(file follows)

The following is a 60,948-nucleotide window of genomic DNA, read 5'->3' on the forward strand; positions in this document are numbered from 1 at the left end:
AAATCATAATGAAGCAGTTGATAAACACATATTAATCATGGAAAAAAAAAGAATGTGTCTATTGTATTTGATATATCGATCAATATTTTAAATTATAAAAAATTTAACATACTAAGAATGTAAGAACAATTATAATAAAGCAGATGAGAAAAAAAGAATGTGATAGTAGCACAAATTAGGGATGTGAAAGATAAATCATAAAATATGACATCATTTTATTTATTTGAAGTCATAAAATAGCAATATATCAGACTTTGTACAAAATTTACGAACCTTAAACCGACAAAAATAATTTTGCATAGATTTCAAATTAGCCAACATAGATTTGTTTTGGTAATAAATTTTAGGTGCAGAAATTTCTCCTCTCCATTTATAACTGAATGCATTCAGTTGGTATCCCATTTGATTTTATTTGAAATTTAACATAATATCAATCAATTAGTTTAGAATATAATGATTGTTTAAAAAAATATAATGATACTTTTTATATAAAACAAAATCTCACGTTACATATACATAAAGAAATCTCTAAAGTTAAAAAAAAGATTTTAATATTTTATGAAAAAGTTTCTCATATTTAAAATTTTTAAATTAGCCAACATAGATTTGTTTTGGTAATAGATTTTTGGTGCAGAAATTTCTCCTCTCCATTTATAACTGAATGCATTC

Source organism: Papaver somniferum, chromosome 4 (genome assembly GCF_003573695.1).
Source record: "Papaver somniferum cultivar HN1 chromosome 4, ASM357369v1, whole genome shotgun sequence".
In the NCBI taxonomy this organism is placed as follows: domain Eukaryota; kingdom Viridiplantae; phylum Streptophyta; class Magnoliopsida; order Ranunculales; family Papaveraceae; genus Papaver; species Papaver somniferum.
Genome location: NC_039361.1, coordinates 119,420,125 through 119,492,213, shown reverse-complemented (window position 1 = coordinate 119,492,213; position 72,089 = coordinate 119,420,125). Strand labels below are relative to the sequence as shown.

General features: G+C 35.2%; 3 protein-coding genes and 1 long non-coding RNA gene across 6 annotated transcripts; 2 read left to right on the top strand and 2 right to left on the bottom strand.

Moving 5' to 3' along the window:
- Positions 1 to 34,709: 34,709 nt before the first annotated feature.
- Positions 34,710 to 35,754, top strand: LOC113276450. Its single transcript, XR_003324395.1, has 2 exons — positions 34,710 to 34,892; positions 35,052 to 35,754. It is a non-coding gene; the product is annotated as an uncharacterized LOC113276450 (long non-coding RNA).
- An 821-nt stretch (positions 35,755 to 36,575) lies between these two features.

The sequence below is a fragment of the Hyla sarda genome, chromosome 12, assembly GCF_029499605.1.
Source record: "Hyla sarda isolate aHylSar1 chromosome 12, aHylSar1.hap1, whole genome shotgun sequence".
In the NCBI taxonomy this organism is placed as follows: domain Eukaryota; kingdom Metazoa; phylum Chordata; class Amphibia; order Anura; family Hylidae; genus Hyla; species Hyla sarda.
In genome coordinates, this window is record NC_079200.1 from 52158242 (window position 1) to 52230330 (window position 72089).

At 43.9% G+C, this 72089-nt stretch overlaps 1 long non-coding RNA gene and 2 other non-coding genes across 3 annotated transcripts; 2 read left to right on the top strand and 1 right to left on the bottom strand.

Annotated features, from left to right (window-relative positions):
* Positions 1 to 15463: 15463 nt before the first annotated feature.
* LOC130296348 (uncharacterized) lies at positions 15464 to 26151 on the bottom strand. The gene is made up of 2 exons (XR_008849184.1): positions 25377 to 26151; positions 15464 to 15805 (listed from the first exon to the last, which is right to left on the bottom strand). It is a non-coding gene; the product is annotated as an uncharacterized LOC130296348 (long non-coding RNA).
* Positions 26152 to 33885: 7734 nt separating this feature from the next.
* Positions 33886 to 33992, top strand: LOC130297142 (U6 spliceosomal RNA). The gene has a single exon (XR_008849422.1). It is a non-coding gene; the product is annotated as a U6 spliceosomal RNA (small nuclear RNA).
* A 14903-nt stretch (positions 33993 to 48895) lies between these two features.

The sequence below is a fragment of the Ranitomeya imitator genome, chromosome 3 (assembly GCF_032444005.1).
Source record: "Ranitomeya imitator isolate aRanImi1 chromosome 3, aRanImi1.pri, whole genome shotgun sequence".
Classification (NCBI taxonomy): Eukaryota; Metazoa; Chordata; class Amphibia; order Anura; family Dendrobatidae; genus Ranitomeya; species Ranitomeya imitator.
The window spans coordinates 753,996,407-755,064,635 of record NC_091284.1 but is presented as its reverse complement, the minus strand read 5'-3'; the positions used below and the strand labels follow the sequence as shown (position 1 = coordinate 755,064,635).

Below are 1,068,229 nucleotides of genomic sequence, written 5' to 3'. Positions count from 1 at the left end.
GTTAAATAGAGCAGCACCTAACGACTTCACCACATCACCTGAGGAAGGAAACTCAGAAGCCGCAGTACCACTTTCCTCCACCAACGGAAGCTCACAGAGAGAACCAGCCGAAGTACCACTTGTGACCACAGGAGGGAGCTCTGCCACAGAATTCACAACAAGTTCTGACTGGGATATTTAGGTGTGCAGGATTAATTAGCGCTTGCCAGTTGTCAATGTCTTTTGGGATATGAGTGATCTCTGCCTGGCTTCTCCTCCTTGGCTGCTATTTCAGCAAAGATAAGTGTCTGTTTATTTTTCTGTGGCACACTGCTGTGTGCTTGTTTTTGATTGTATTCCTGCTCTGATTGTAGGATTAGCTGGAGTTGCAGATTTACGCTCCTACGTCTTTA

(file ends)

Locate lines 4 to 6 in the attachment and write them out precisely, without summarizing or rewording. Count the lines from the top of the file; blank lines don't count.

Source record: "Papaver somniferum cultivar HN1 chromosome 4, ASM357369v1, whole genome shotgun sequence".
In the NCBI taxonomy this organism is placed as follows: domain Eukaryota; kingdom Viridiplantae; phylum Streptophyta; class Magnoliopsida; order Ranunculales; family Papaveraceae; genus Papaver; species Papaver somniferum.
Genome location: NC_039361.1, coordinates 119,420,125 through 119,492,213, shown reverse-complemented (window position 1 = coordinate 119,492,213; position 72,089 = coordinate 119,420,125). Strand labels below are relative to the sequence as shown.